Wildlife in North Carolina
"No matter where you are in North Carolina, you're very likely to see many forms of wildlife. The forests, valleys and rivers are home to various species of birds, mammals, fish and plants."
North Carolina is known for a diverse geographical range of elevations and landscapes. Its borders contain sub-tropical, temperate and boreal habitats. This unique combination of environmental aspects makes the Tar Heel State a haven for a wide spectrum of wildlife and plants to live and thrive. Altogether, the ecology is great for all 6 forms of animal life that include amphibians, birds, fish, invertebrates, mammals and reptiles.
North Carolina is home to many types of large animals..
Of course, NC is home to the smaller and medium sized animals too. A few of them include..
Travelers who are passing through North Carolina will notice three natural divisions - the Appalachian Mountains in the west (including the Blue Ridge and Great Smoky Mountains), the central Piedmont Plateau, and the eastern Atlantic Coastal Plain. So if you're new to these areas and just driving through, keep an eye out for a wide array of animals, like beavers, bobcats, coyotes, foxes, and many species of birds.
Indeed, North Carolina is home to some really cool, majestic wildlife, and if you're into bird watching, North Carolina is certainly a good place to go. North Carolina is home to a diverse population of colorful avian life that includes just about every type of bird that a bird watcher can appreciate, from small songbirds to large waterfowl. If you're a longtime resident of North Carolina, then you're most likely familiar with the list of bird species that call North Carolina home. Many North Carolinians have the privilege of simply peering through their window to see anything from the Yellow Warbler to the Buff-Bellied Hummingbird.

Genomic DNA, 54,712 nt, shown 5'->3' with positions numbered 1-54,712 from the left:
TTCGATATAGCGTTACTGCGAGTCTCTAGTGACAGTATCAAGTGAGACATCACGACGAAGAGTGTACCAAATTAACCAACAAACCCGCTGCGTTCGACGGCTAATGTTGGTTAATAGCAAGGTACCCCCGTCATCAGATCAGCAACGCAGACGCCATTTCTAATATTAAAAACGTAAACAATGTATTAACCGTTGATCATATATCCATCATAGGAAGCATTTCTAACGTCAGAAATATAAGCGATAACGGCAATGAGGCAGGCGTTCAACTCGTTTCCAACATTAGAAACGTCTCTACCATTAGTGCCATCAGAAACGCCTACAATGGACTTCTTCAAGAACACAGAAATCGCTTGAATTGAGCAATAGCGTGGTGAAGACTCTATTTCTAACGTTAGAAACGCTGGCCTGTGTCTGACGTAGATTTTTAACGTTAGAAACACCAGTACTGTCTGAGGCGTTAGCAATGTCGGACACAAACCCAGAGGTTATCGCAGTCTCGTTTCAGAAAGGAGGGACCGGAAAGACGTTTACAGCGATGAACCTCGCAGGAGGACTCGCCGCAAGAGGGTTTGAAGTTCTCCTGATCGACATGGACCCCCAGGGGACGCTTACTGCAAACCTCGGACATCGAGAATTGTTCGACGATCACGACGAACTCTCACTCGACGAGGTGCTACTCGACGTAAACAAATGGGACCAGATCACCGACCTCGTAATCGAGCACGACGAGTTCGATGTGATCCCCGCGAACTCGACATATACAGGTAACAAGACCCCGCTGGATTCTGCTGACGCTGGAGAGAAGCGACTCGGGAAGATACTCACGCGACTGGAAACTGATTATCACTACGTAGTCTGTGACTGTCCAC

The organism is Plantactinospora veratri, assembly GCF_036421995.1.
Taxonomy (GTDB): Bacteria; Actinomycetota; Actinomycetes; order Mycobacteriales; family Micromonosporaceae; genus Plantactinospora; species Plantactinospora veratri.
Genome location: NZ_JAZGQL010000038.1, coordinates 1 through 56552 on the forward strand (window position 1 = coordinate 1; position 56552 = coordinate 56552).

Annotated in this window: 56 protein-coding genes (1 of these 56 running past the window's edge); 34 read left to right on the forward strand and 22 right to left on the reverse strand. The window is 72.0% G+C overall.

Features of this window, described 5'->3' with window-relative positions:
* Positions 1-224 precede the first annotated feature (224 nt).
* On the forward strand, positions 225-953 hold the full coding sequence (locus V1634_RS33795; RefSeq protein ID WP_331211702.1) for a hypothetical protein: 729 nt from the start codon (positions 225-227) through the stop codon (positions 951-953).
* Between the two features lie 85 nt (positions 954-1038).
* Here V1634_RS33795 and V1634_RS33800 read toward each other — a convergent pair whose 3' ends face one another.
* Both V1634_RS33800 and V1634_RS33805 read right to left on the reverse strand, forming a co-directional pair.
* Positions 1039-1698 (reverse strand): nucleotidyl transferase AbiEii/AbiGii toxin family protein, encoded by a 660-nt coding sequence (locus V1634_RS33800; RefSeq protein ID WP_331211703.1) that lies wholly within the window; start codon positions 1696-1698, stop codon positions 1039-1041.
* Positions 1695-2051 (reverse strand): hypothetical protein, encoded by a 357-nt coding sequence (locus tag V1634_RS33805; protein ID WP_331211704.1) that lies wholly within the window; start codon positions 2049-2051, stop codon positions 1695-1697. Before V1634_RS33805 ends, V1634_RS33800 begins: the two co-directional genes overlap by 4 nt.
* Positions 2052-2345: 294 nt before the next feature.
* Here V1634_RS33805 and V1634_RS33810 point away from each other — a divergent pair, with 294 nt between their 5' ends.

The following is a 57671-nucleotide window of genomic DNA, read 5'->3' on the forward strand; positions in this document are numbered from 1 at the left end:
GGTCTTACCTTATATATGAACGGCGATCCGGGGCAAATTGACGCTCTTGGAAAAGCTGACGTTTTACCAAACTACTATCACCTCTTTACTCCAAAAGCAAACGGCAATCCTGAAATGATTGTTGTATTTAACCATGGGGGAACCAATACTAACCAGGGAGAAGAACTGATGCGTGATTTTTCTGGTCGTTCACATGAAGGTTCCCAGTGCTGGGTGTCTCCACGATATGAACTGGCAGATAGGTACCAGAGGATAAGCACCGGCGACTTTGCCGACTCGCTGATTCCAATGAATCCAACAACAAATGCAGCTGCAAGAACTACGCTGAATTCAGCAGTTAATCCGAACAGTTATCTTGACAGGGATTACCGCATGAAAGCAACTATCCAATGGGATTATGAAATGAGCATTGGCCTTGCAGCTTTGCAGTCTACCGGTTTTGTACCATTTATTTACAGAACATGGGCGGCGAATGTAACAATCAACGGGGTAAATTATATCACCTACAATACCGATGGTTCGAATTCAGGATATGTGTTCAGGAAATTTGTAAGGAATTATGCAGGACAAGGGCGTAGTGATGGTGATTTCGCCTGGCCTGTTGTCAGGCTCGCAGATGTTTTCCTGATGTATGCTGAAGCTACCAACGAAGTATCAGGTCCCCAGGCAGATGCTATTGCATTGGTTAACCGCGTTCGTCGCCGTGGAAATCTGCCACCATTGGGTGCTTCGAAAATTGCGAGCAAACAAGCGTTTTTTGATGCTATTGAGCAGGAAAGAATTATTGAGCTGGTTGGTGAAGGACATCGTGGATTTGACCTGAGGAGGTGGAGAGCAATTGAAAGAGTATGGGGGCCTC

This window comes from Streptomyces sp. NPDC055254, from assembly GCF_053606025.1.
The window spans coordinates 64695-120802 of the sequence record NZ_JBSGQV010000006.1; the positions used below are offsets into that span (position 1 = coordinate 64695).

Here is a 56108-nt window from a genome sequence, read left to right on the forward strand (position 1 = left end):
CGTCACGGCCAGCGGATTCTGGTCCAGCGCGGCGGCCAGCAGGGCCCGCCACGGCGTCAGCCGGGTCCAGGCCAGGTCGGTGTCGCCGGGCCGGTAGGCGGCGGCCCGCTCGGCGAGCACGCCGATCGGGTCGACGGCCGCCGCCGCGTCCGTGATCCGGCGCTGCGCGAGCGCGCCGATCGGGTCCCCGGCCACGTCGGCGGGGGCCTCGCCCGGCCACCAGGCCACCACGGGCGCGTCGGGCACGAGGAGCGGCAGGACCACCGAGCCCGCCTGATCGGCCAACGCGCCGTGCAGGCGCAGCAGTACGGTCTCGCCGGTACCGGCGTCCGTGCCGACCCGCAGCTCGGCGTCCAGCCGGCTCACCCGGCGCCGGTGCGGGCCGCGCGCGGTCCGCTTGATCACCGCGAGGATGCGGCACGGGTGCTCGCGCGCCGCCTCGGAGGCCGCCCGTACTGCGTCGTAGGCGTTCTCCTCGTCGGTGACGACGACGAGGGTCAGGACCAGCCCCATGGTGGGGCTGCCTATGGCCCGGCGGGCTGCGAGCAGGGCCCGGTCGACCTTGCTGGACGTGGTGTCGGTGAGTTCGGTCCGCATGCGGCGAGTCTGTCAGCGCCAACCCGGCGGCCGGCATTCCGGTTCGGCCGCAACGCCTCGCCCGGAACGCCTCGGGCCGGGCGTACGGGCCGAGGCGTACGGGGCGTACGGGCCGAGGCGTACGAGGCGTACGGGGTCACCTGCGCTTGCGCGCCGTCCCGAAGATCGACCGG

The large bird population of NC includes migrating birds too. If you're near water, you might see a wood duck or a great blue heron.
State Bird of North Carolina
In 1943, North Carolina designated the northern cardinal as it's official state bird. Both the male and female cardinal are distinctly different in color, as the male cardinal is a bright scarlet red, while the female cardinal is more of a brownish color with a bit of reddish brown in the wings. Both are about the same size with a heavy bill.
Kids & Bird Watching
Parents can teach their kids by simply showing them where to go and what to listen for. By simply walking through nature, kids will be exposed to the natural sounds and movements that birds make. Kids can learn a lot from educational programs that encourage kids to learn about the environment. Schools that offer outdoor class curriculums promote awareness on plants and animals just by taking short walks through nature. And it's easy because birds are everywhere - in backyards, at parks, on a highwire, even on a ledge of a building. Helping your local environment is as easy as placing a birdhouse in your backyard. Doing your part in helping the environment will go a long way in supporting avian life.
If you've never been to NC, you might want to make plans to go there and experience the many birds and animals that call North Carolina home.